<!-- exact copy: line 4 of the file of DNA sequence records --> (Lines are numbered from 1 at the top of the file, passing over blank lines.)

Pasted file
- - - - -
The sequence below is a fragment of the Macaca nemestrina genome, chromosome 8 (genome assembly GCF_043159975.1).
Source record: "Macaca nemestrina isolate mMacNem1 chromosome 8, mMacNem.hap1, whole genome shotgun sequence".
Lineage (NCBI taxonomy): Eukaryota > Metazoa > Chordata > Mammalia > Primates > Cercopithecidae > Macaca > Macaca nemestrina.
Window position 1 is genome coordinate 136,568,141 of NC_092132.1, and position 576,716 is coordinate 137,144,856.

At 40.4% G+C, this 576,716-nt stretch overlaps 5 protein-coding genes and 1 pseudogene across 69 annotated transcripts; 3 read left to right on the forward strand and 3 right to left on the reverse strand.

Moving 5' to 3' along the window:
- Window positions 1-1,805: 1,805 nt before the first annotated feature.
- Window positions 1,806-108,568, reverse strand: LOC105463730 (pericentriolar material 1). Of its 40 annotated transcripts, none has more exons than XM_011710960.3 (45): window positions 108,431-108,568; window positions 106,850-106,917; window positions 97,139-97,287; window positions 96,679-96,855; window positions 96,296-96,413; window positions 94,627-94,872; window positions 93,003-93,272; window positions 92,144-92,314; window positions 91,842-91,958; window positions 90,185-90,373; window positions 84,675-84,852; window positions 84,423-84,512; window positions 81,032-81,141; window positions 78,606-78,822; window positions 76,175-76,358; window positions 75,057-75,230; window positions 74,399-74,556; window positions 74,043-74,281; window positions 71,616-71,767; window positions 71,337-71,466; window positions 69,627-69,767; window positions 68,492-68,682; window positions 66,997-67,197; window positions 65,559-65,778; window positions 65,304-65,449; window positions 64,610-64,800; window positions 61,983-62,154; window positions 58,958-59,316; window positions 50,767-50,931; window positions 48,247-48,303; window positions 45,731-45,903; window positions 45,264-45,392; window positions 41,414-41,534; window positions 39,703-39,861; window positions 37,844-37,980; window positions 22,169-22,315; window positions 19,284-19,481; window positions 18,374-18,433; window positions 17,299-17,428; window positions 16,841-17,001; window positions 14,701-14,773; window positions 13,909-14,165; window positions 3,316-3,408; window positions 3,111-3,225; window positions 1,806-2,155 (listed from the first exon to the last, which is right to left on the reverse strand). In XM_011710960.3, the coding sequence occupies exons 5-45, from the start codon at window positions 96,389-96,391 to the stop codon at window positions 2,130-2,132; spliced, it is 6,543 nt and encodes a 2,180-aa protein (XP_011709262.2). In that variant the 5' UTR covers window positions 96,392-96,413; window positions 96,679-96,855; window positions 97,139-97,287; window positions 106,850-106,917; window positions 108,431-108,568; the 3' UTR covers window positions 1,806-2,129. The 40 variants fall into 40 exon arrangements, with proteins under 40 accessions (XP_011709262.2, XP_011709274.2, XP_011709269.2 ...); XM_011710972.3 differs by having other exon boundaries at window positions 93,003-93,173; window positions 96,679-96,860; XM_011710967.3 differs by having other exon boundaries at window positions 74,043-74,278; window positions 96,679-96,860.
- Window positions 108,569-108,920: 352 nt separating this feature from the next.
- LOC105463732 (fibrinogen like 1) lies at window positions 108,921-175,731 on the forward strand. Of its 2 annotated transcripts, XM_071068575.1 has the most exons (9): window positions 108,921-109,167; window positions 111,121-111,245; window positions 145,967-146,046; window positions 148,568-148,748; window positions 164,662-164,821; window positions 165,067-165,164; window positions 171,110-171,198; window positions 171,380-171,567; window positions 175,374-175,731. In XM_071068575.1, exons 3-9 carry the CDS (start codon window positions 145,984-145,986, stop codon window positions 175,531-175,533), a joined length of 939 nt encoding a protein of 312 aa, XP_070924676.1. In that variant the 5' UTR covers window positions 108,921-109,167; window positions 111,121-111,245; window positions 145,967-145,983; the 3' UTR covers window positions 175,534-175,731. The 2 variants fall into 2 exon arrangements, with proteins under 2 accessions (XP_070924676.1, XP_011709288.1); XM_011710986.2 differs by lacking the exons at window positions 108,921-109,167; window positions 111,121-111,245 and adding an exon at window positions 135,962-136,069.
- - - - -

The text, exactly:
Window position 1 is genome coordinate 136,568,141 of NC_092132.1, and position 576,716 is coordinate 137,144,856.